In addition to the mechanical problems of machines with friction bearings such as imbalance, misalignment, bent shaft, eccentricity, resonance, etc. There are some problems or defects typical of the friction bearings such as excessive clearance, oil whirl and inadequate lubrication.
In order for a looseness problem to manifest it is necessary the presence of excitation forces due to imbalance, misalignment, etc. that excite the problem, resulting in high levels of vibration. An overloaded bearing is less capable of absorbing forces due to mechanical problems and results in high vibration levels at 1x, 2x RPM and higher harmonics. Half harmonics (1.5x, 2.5x, 3.5x RPM, etc.) and subharmonics (0.5x RPM) can also appear, as discussed in the chapter on looseness. Looseness conditions the position of the shaft within the bearing, so that excessive clearance can lead to incorrect positioning, and consequently, to a phenomenon of misalignment, with the appearance of vibration and frequencies characteristic of this problem.
Oil whirl is a typical plain bearing problem. This problem occurs primarily in machines with bearings equipped with high pressure lubrication systems and high operating rotational speeds, usually above the critical speed of the rotor. The typical vibration associated to the oil whirl is subsynchronous, presenting in the spectrum a frequency in a range between 0.43 and 0.48x RPM, being able to produce catastrophic failures if the rotor turning speed is two times one of the critical speeds, due to the excitation of the natural frequency of the rotor. This phenomenon is known as oil whip.
Down below we will describe a little more in detail the phenomenon of the oil whirl in plain bearings. Under normal operating conditions, the rotor is located within the bearing at an eccentric position on an oil film. The rotating movement of the shaft pumps oil creating a high pressure wedge that supports the shaft load. Downstream the pressure the fluid goes through is lower than upstream. This pressure difference causes a tangential force on the shaft in the direction of rotation which is the cause of the rotor vibration. The typical value of the characteristic frequency of this movement is directly related to the dragging speed of the fluid film. Indeed, like all moving viscous fluids, the molecular layer of oil in contact with the rotor moves at its speed, while the adjacent layers are drawn by shear forces until the layer adjacent to the bearing wall that has zero speed. Normally, the forces produced by this phenomenon are small compared to the static or dynamic loads acting on the bearing. However, sometimes such oil swirling forces are the main ones, and hence the danger of this phenomenon.
This, together with the fact that the defect is unstable, means that it has to be treated with special attention, analyzing all the possible root causes that originate its appearance.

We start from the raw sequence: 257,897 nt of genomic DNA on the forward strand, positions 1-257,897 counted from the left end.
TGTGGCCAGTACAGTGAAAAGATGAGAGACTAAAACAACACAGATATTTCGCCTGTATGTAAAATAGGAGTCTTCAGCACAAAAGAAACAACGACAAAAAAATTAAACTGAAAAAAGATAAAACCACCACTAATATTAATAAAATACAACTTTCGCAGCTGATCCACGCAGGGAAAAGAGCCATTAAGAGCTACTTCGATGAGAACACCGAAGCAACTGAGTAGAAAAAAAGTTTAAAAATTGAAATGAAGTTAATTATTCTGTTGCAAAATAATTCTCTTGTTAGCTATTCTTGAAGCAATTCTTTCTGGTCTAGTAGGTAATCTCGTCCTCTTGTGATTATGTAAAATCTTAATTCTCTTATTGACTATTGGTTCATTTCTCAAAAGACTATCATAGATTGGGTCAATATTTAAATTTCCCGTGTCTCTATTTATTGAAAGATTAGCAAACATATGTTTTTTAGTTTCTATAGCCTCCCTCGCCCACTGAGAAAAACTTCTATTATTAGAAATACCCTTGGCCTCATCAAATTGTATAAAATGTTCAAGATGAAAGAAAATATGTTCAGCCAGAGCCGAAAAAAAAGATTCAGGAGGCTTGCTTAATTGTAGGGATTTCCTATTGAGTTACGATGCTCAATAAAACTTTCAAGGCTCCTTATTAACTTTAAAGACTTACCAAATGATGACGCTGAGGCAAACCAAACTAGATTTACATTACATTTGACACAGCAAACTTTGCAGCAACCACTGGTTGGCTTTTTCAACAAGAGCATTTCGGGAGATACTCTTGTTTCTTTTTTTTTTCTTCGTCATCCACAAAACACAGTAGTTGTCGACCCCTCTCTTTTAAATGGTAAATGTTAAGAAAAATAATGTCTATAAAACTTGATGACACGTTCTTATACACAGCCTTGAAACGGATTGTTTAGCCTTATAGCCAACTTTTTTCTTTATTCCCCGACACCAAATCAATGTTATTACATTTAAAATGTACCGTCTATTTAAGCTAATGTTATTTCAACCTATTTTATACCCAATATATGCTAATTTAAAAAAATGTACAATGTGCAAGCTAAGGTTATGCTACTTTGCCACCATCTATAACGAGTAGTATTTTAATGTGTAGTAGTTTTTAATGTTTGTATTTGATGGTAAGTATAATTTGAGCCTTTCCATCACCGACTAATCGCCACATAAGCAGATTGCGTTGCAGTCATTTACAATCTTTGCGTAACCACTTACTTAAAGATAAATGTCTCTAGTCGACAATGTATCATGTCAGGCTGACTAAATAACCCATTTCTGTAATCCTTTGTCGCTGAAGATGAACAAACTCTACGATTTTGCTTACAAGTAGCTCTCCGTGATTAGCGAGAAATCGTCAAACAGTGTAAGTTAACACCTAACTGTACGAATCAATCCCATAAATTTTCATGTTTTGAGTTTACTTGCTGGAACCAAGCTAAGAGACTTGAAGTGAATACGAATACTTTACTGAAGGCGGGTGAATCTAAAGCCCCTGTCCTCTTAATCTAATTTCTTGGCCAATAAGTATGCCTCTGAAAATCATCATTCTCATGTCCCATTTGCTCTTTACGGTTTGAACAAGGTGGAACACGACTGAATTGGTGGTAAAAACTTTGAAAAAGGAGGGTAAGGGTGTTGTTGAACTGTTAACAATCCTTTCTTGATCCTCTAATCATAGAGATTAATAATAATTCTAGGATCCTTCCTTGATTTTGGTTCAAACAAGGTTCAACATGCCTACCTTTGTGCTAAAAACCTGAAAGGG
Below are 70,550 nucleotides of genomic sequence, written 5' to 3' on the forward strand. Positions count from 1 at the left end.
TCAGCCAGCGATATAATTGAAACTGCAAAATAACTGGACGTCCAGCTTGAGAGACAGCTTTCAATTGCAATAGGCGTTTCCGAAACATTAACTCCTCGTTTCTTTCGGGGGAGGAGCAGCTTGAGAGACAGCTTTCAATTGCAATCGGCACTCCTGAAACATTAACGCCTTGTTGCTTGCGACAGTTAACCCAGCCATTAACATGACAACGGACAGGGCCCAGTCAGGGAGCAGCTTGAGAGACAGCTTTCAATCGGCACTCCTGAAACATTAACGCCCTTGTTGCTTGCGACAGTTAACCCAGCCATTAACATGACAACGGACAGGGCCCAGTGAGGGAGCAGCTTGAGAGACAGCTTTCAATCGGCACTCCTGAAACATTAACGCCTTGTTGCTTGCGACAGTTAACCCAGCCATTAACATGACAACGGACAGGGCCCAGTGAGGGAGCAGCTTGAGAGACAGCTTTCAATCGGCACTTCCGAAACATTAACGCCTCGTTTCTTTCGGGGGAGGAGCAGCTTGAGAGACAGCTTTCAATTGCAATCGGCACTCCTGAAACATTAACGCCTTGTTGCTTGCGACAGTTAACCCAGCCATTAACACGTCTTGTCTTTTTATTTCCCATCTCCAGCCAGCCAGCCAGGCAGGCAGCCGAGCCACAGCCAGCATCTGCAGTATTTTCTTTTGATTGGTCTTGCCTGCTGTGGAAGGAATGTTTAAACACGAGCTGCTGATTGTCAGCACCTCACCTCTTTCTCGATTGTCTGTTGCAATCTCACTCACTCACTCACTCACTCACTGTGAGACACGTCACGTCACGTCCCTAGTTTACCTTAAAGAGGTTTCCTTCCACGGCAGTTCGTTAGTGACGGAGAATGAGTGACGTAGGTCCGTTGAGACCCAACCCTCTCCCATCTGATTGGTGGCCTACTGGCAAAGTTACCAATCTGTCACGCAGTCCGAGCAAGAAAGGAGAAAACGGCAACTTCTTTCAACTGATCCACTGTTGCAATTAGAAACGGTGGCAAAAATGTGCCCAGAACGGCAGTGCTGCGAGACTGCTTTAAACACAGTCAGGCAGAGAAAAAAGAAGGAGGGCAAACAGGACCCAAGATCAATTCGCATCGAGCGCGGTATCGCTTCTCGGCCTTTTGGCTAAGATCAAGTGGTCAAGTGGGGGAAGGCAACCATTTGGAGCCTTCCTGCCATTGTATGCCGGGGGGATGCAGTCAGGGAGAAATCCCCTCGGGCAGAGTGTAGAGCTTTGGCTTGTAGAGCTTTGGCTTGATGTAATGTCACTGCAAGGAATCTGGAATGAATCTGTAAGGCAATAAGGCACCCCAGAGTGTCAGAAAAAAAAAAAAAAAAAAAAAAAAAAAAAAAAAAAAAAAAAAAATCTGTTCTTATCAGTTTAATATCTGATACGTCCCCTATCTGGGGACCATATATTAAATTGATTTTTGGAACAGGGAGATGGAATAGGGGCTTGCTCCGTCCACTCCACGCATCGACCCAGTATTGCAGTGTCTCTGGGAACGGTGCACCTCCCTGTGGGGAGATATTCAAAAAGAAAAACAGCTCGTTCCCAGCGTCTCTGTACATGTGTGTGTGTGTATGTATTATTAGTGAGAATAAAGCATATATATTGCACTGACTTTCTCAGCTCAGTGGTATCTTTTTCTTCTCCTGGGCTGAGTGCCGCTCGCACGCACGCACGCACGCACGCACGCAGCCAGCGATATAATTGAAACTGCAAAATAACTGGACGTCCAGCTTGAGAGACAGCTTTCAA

The oil whirl phenomenon is often related to an inadequate bearing design. For example, if the static load of the shaft in the bearing is too light then the force generated by the rotation of the oil film may be the dominant force, in which case the machine will be very susceptible to suffer oil whirl. Excessive bearing wear is a problem that contributes to oil whirl. The tendency of the machine to develop oil whirl depends on the amount of eccentricity of the shaft within the bearings. However, in a worn bearing, the shaft will turn more and more eccentric, increasing bearing wear and therefore increasing the likelihood of oil whirl. An increase in oil pressure or in viscosity can also increase the chances of oil whirl issues. When an oil whirl problem is found, temporary solutions can be applied to correct it, such as: increasing the oil temperature so that the viscosity decreases or increasing the bearing load by introducing a small imbalance or misalignment. At present there are special bearing designs aimed at reducing the chances of appearance of oil whirl.
In the following figure we present a characteristic spectrum of an oil whirl problem. The spectrum was taken by connecting to the continuous monitoring system front panel buffered output of a nuclear power plant refrigeration vertical pump, and a dominant peak was observed at 0.47×RPM. During the data collection it was observed how the amplitude of the peak amplitude was very variable, characteristic that shows the instability of the phenomenon itself.
When the lubrication system fails or the oil used is not the adequate, the rotor can reach the bearing wall producing fricction and originating a tangential vibration as in the previous case, but conceptually different and also at a very different frequency, generally high and unrelated with the RPM of the machine.